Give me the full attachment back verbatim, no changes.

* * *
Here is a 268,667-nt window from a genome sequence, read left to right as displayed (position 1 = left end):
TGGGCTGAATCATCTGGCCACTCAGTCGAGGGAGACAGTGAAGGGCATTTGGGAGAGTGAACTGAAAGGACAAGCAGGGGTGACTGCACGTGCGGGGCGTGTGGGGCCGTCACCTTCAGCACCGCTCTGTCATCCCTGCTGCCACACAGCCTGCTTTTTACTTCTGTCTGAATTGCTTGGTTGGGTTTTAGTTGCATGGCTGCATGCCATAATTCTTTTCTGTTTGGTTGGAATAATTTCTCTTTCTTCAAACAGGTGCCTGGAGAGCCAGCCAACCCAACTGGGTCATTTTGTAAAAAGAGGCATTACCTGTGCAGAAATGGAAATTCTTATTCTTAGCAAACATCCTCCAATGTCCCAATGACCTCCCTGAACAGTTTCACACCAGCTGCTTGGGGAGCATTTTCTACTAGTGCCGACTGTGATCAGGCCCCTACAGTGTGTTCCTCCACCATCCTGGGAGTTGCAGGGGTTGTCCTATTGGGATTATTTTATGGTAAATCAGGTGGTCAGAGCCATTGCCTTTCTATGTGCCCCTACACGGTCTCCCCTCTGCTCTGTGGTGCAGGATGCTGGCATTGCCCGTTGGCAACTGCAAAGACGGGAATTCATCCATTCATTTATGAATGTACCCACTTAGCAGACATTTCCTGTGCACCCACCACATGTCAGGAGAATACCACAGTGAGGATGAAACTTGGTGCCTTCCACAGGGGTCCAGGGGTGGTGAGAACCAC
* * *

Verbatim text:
Here is a 268,667-nt window from a genome sequence, read left to right as displayed (position 1 = left end):
TGGGCTGAATCATCTGGCCACTCAGTCGAGGGAGACAGTGAAGGGCATTTGGGAGAGTGAACTGAAAGGACAAGCAGGGGTGACTGCACGTGCGGGGCGTGTGGGGCCGTCACCTTCAGCACCGCTCTGTCATCCCTGCTGCCACACAGCCTGCTTTTTACTTCTGTCTGAATTGCTTGGTTGGGTTTTAGTTGCATGGCTGCATGCCATAATTCTTTTCTGTTTGGTTGGAATAATTTCTCTTTCTTCAAACAGGTGCCTGGAGAGCCAGCCAACCCAACTGGGTCATTTTGTAAAAAGAGGCATTACCTGTGCAGAAATGGAAATTCTTATTCTTAGCAAACATCCTCCAATGTCCCAATGACCTCCCTGAACAGTTTCACACCAGCTGCTTGGGGAGCATTTTCTACTAGTGCCGACTGTGATCAGGCCCCTACAGTGTGTTCCTCCACCATCCTGGGAGTTGCAGGGGTTGTCCTATTGGGATTATTTTATGGTAAATCAGGTGGTCAGAGCCATTGCCTTTCTATGTGCCCCTACACGGTCTCCCCTCTGCTCTGTGGTGCAGGATGCTGGCATTGCCCGTTGGCAACTGCAAAGACGGGAATTCATCCATTCATTTATGAATGTACCCACTTAGCAGACATTTCCTGTGCACCCACCACATGTCAGGAGAATACCACAGTGAGGATGAAACTTGGTGCCTTCCACAGGGGTCCAGGGGTGGTGAGAACCAC